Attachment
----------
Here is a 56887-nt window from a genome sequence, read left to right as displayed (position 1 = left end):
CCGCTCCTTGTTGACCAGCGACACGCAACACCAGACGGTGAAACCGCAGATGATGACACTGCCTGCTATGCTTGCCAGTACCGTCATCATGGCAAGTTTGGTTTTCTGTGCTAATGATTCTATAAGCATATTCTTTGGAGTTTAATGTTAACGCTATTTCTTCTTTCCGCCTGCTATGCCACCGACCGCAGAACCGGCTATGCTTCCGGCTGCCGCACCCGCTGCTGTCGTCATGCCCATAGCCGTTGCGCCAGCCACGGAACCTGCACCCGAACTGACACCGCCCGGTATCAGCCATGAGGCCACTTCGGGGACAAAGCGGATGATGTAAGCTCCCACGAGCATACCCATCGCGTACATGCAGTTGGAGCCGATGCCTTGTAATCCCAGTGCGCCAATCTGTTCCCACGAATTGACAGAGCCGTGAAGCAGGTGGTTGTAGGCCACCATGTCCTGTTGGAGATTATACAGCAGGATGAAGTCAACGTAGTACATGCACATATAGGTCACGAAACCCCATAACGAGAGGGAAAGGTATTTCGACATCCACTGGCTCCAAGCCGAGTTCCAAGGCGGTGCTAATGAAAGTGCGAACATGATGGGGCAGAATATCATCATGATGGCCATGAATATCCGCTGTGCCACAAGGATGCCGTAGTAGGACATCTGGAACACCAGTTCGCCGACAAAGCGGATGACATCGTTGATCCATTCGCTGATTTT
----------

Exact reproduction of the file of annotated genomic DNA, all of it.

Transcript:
Here is a 56887-nt window from a genome sequence, read left to right as displayed (position 1 = left end):
CCGCTCCTTGTTGACCAGCGACACGCAACACCAGACGGTGAAACCGCAGATGATGACACTGCCTGCTATGCTTGCCAGTACCGTCATCATGGCAAGTTTGGTTTTCTGTGCTAATGATTCTATAAGCATATTCTTTGGAGTTTAATGTTAACGCTATTTCTTCTTTCCGCCTGCTATGCCACCGACCGCAGAACCGGCTATGCTTCCGGCTGCCGCACCCGCTGCTGTCGTCATGCCCATAGCCGTTGCGCCAGCCACGGAACCTGCACCCGAACTGACACCGCCCGGTATCAGCCATGAGGCCACTTCGGGGACAAAGCGGATGATGTAAGCTCCCACGAGCATACCCATCGCGTACATGCAGTTGGAGCCGATGCCTTGTAATCCCAGTGCGCCAATCTGTTCCCACGAATTGACAGAGCCGTGAAGCAGGTGGTTGTAGGCCACCATGTCCTGTTGGAGATTATACAGCAGGATGAAGTCAACGTAGTACATGCACATATAGGTCACGAAACCCCATAACGAGAGGGAAAGGTATTTCGACATCCACTGGCTCCAAGCCGAGTTCCAAGGCGGTGCTAATGAAAGTGCGAACATGATGGGGCAGAATATCATCATGATGGCCATGAATATCCGCTGTGCCACAAGGATGCCGTAGTAGGACATCTGGAACACCAGTTCGCCGACAAAGCGGATGACATCGTTGATCCATTCGCTGATTTT